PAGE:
The UN Human Rights Monitoring Mission in Ukraine confirmed that more than 3,380 civilians have been killed since 24 February, and over 3,680 injured.
“We heard about snipers on roofs who would just shoot fairly randomly at civilians when they would cross the road, I assume as a form of trying to keep people in their houses and discourage them from going out,” said Mission head Matilda Bogner.
UPDATE:@UNHumanRights Monitoring Mission in #Ukraine has so far confirmed 7,061 civilian casualties, including 3,381 killed and 3,680 injured. Real figures are probably much higher.
"Every civilian death is a tragedy," says Matilda Bogner, head of the Mission. pic.twitter.com/6YEhFvRln4
— UN Geneva (@UNGeneva) May 10, 2022
Once it is safe enough for rights monitors to access front line locations, the actual number of victims is expected to be many thousands more, including in the devastated southern port city of Mariupol, Ms. Bogner added.
“During my recent visit to towns north of Kyiv, we documented a number of cases of sexual violence. In one town…a woman was raped and killed allegedly by a Russian soldier. The same soldier then attempted to rape her neighbour. This woman’s husband intervened but was then shot by the soldier. He later died.”
In Bucha and other suburban towns north of the capital that were overrun by Russian troops, human rights investigators recorded the unlawful killing of over 300 men, women and children.
“This includes summary executions and people shot at either in vehicles, crossing roads and so on,” said Ms. Bogner.
Bucha sprang to international prominence in early April, after graphic images showed the bodies of civilians splayed in the street, some with their hands tied behind their backs.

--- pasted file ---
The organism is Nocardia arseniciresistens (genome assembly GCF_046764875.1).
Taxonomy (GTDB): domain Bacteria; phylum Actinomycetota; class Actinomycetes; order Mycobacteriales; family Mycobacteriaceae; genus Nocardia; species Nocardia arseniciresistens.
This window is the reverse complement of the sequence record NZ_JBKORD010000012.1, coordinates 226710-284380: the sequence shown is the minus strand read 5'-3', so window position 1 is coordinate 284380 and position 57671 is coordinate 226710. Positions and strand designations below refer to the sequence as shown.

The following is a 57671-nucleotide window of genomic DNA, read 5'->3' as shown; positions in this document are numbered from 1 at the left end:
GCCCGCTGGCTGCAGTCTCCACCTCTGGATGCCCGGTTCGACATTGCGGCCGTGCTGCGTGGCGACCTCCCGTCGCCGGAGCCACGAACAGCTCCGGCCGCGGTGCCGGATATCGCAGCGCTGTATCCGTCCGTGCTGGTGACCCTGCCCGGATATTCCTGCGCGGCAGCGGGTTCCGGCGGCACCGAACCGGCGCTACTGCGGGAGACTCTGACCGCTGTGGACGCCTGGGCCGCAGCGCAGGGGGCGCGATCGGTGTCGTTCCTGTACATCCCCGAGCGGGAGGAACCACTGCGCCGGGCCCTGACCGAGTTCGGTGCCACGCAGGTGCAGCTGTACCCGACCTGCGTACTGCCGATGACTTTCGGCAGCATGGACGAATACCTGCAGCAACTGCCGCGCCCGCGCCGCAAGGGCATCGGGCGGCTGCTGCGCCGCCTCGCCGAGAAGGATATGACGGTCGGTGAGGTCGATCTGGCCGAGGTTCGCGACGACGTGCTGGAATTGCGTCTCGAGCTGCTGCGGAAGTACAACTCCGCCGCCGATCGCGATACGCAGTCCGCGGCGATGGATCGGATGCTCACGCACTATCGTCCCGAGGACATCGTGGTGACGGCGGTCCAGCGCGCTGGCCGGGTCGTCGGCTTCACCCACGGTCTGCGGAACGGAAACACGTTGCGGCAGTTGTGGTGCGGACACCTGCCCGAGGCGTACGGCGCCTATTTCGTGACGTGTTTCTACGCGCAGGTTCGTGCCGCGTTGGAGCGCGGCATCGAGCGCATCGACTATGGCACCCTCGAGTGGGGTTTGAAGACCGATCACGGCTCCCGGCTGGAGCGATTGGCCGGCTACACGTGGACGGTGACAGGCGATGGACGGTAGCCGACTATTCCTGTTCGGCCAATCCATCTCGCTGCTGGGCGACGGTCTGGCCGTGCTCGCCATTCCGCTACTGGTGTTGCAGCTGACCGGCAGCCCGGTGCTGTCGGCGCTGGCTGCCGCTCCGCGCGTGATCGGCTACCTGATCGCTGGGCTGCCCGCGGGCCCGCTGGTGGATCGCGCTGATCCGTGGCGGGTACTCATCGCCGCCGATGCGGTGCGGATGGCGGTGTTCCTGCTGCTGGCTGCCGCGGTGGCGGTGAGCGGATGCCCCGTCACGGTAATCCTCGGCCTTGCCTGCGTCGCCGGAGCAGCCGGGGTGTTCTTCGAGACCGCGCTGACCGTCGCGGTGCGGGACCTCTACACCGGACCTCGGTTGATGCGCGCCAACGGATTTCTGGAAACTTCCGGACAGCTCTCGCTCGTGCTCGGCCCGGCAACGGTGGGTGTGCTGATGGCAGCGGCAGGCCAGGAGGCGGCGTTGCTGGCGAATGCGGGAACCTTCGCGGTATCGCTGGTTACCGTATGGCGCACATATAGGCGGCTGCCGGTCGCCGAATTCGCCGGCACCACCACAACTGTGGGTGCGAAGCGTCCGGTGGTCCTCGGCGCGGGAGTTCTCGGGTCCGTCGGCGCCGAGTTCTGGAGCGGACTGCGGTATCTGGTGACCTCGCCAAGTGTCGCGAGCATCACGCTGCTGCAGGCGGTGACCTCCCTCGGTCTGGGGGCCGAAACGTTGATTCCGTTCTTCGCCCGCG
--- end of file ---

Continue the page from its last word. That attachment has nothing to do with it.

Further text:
Before speaking to journalists in Geneva, Ms. Bogner and her team spent the last week visiting 14 towns in the Kyiv and Chernihiv regions that were occupied by Russian armed forces until end-March.
“People told us of relatives, neighbours and friends killed, injured, detained and disappeared,” she said. “In Makariv (Kyiv oblast), a family of five was shot at by Russian armed forces as they tried to leave with their neighbours by car”. Sadly, only two survived.
In the village of Yahidne in Chernihiv region, central Ukraine, Ms. Bogner described meeting a 70-year-old man who had spent 24 days sheltering in a school basement.
“He told us with tears in his eyes that he shared a 76 square metre room with 138 people, the youngest was just two months old,” she recounted. “The space was so crowded that he had to sleep standing up and so tied himself to wooden rails so as not to fall down.”
Search for the missing
Many Ukrainians continue to search for missing relatives and friends – mainly young men – some of whom may have been taken to Belarus and then Russia, the UN official said.
She also noted credible reports received on the torture, ill-treatment and detention of Ukrainian soldiers by Russian armed forces and affiliated groups.
Military stationed near schools, hospitals
The high number of non-combatant casualties and massive destruction of civilian infrastructure strongly point to indiscriminate attacks, which are a violation of the rules of war, Ms. Bogner asserted.
She noted that schools, hospitals, private houses and multi-story residential buildings had been destroyed, and hundreds of educational and medical facilities damaged or razed to the ground.
“In many areas armed forces from both sides have been using schools as their bases” and placed heavy military equipment within the vicinities, the rights officer added.
Upcoming special rights session
Ms. Bogner’s comments came ahead of a Human Rights Council special session on Ukraine scheduled for Thursday in Geneva.
The Council has convened 34 special sessions to date.
At an urgent debate on Russia’s invasion of Ukraine during the last regular session, the members decided to establish an independent international commission of inquiry to investigate all alleged violations of human rights surrounding that aggression.